The 37th National Veterans Wheelchair Games just kicked off

14723644207 0fd6d552d8 h The 37th National Veterans Wheelchair Games just kicked off

File photo of the 34th National Veterans Wheelchair Games. (Photo courtesy of the Department of Veteran Affairs)

Paralyzed Veterans of America and the Department of Veterans Affairs, co-hosts of the National Veterans Wheelchair Games, opened the event’s 37thyear last night in Cincinnati, OH.

More than 600 veteran athletes, all disabled military veterans from the U.S., Puerto Rico and Great Britain, will compete in 19 adaptive sporting events over the next five days.

The events kicked off to a great start as this year’s opening ceremonies brought a social media firestorm, pushing the event’s #NVWG hashtag to trend across all social platforms.  Veterans, their family and friends, hundreds of staff members from both organizations, more than 3300 volunteers, and event sponsors flooded social media with highlights from the ceremony, which included a video montage from some notable names.  A former U.S. President and some of the biggest names in the entertainment industry sent video messages of hope and encouragement to the veterans competing in this week’s events, and the response was overwhelming.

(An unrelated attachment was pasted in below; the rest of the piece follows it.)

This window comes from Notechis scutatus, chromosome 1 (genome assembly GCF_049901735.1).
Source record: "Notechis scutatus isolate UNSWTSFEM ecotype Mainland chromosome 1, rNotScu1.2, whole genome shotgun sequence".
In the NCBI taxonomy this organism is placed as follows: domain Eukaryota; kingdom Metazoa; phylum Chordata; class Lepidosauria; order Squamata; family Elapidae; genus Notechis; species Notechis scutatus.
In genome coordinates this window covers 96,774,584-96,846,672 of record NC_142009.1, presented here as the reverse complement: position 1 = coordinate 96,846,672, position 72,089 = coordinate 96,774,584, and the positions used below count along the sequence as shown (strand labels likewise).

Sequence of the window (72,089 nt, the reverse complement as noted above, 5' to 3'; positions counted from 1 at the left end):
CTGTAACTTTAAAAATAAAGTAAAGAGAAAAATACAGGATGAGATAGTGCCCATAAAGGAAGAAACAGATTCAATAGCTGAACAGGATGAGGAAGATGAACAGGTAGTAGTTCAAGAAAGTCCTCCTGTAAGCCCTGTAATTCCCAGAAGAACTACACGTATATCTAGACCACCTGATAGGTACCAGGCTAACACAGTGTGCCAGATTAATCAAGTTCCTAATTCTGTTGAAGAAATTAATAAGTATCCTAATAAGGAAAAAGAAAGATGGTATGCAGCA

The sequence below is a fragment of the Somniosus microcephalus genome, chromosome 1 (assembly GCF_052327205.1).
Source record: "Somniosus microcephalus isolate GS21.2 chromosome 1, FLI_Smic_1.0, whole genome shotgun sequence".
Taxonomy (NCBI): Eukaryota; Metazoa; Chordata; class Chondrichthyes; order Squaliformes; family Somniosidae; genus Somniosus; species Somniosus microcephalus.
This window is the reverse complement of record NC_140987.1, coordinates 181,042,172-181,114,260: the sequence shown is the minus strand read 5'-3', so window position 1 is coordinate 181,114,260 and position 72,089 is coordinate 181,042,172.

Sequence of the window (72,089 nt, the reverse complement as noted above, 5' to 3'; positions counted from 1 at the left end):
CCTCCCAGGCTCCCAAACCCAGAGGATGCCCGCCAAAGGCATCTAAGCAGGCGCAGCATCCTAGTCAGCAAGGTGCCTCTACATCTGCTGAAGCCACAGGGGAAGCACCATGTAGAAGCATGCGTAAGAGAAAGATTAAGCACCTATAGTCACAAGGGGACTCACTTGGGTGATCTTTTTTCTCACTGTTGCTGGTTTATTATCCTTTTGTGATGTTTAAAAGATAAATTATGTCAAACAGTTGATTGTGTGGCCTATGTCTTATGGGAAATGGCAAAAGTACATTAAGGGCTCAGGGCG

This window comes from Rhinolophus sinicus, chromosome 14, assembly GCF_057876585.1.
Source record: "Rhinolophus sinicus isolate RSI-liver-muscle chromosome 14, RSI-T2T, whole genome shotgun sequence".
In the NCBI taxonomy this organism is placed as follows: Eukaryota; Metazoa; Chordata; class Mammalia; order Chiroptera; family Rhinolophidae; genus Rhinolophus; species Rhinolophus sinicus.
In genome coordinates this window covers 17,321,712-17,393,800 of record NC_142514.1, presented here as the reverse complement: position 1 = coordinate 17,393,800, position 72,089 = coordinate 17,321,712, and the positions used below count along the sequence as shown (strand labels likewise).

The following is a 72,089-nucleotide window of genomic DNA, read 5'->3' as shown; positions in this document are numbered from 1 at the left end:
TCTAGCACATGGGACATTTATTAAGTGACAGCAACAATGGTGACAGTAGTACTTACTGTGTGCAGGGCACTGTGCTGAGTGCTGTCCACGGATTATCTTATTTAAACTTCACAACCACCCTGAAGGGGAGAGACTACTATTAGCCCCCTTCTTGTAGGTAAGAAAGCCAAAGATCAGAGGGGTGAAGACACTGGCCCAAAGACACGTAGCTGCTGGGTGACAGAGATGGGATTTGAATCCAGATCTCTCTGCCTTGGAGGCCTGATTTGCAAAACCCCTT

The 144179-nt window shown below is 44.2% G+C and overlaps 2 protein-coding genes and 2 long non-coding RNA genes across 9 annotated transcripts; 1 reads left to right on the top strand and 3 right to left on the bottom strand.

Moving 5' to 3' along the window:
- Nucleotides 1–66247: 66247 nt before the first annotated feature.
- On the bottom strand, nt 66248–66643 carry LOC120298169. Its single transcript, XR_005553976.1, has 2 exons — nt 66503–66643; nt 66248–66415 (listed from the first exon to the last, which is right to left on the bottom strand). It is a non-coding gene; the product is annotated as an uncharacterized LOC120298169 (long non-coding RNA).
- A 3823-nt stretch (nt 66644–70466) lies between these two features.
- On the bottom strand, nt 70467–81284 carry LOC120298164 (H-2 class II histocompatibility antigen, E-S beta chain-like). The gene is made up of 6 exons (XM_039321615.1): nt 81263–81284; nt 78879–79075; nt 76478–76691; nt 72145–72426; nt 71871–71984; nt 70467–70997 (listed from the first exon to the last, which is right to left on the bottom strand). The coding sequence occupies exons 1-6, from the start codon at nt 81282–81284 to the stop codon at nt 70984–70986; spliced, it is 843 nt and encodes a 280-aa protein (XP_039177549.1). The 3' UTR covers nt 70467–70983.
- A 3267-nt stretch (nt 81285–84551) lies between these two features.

“Whenever we discuss the notion of ‘raising awareness,’ it is typically spoken of in abstract terms with no real measure of what it means. Social media offers Paralyzed Veterans of America an opportunity to measure awareness by sharing amazing stories on dynamic and far-reaching channels about how paralyzed veterans snatch hope from the jaws of despair,” said Paralyzed Veterans of America Executive Director and U.S. Marine Veteran Sherman Gillums, Jr.

Adding to the excitement this year, several of the events will be available to the nation via live stream, including wheelchair basketball, quad rugby, softball and weightlifting.  Additional sports, such as handcycling, slalom, softball, and trapshooting will be highlighted through video shorts on the social media sites for both organizations.

“The more the average citizen, whether familiar with Paralyzed Veterans or not, sees and reads about what happens at the National Veterans Wheelchair Games through social media, the better he or she will appreciate how we transform lives through our mission. The unprecedented level and scale of social media interest in the Games this year will also increase the likelihood that a newly paralyzed veteran lying in his home or her hospital bed somewhere will see the coverage and realize there is life after injury,” concluded Gillums.

For Cincinnati residents, all events are free and open to the public to attend. And now, thanks to live streaming and digital media platforms, the nation can watch the action this week and take to social media to show its support for our nation’s veterans by using hashtag #NVWG.

For additional information about the National Veterans Wheelchair Games visit www.wheelchairgames.org, or follow hashtag #NVWG on Facebook, Twitter and Instagram.

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